the WAP has to be true, because it's a tautology. and, because it's a tautology, it doesn't say much. it's like saying 5=5. a kinda "empty truth" (and i know i am semantically misusing that term, but i don't care; i am trying to make a point.) then they will say, "Well, the WAP provides a perfectly natural explanation for Fine-tuning by showing that the human perception of Fine-tuning is simply an example of selection bias.

then i will say, "For selection bias to suffice in removing any notion of the remarkability of Fine-tuning of the Universe, that requires a large collection of universes from which to select a life-friendly universe." then they will say "Yeah! Q.E.D!"

they may even point to different mathematical models of the multiverse, some of which are logically consistent and may even be true. but we will never know. because, for the same reason i will never create a God-measuring-device or a falsifiable physical experiment that will show, one way or 'nother, that God exists (or not), neither will they ever create a similar falsifiable experiment demonstrating the existence of any universes outside of the observable universe.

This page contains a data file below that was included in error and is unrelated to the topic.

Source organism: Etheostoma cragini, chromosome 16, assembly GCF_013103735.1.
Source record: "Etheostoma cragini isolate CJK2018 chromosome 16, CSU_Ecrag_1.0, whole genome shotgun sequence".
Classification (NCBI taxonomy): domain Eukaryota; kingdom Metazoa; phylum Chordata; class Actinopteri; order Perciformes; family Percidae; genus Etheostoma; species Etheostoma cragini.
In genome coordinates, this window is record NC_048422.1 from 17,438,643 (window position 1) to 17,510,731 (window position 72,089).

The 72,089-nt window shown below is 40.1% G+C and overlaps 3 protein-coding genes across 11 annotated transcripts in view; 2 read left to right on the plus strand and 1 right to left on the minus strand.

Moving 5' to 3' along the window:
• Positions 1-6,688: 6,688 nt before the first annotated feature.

so it's fine to believe in the Multiverse. it might even be true (and even if true, that would only push the argument of infinite regress back a level; i would argue that God created the Multiverse). but i don't need the existence of the multiverse to have an understanding of the existence of me.

however, what if this forever unmeasureable Multiverse doesn't exist? what if the Universe we live in is the only one? that appeared some 13.8 billion years ago (perhaps as a hell-of-a quantum fluctuation)? well, for the 26 or so fundamental physical constants to come out just right so that sufficient carbon was cooked up but for the same process to not fit so well in cooking up oxygen that all of the carbon would have been converted to oxygen, for there to be the other elemental diversity so that small rocky planets such as Earth could exist for life to emerge and beings like us to evolve and wonder how we got here, for all of this to be set to happen 13.8 billion years ago, causes this conscious, sentient, and sapient being to wonder if all of this creativity must have come about from purpose. as opposed to purposeless and "undirected processes".

they can believe in their unproveable explanation and i can believe in mine. and, when you boil it down, both require "the substance of things hoped for, the evidence of things not seen", what some unknown author 2000 years ago defined as "faith". and that is all the proof you can hope to get out of it.